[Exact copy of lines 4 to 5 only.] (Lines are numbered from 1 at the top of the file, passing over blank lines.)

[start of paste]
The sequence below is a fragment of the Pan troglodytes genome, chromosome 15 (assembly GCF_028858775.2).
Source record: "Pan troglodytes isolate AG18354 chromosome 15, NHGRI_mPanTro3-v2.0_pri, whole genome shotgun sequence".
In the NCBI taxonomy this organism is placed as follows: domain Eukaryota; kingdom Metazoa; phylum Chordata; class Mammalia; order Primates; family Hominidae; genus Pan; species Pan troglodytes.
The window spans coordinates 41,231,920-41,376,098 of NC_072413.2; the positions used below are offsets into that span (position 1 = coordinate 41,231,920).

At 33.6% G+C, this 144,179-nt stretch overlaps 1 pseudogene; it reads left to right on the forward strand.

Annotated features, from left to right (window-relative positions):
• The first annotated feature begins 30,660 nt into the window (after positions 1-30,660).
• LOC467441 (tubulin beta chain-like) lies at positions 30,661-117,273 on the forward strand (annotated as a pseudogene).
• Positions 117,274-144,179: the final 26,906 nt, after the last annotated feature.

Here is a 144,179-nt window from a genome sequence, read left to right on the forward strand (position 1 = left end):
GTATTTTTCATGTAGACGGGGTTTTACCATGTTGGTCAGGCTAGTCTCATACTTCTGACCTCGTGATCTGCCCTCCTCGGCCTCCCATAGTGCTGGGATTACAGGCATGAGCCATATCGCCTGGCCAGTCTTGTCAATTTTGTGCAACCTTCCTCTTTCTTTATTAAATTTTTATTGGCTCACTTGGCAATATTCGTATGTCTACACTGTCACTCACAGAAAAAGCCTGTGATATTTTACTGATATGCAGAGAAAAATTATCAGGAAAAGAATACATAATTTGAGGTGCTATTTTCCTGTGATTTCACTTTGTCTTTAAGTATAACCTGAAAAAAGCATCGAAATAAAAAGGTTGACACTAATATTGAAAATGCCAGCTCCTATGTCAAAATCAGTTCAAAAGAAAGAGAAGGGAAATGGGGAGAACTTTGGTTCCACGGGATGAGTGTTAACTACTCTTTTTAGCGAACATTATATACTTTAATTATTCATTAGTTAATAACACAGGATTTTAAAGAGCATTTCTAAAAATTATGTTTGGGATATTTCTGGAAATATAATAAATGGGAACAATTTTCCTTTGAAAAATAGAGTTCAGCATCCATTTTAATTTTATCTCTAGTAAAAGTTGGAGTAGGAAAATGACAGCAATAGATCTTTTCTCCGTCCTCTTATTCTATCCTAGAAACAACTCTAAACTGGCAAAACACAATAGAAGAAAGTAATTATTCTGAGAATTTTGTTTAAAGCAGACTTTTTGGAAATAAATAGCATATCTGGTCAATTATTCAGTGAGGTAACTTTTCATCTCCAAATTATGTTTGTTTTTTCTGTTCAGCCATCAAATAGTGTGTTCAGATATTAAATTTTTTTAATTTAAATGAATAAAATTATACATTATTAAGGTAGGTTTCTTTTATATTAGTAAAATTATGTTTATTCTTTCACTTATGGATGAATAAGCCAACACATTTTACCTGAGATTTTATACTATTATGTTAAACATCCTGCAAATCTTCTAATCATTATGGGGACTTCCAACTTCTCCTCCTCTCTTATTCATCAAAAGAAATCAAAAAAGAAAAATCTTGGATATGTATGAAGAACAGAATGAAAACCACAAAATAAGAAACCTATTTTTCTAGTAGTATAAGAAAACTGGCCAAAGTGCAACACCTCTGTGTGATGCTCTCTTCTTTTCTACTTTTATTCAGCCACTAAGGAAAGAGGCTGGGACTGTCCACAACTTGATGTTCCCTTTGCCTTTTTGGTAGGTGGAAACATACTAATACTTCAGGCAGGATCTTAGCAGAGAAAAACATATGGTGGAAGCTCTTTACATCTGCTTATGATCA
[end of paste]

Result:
The window spans coordinates 41,231,920-41,376,098 of NC_072413.2; the positions used below are offsets into that span (position 1 = coordinate 41,231,920).

At 33.6% G+C, this 144,179-nt stretch overlaps 1 pseudogene; it reads left to right on the forward strand.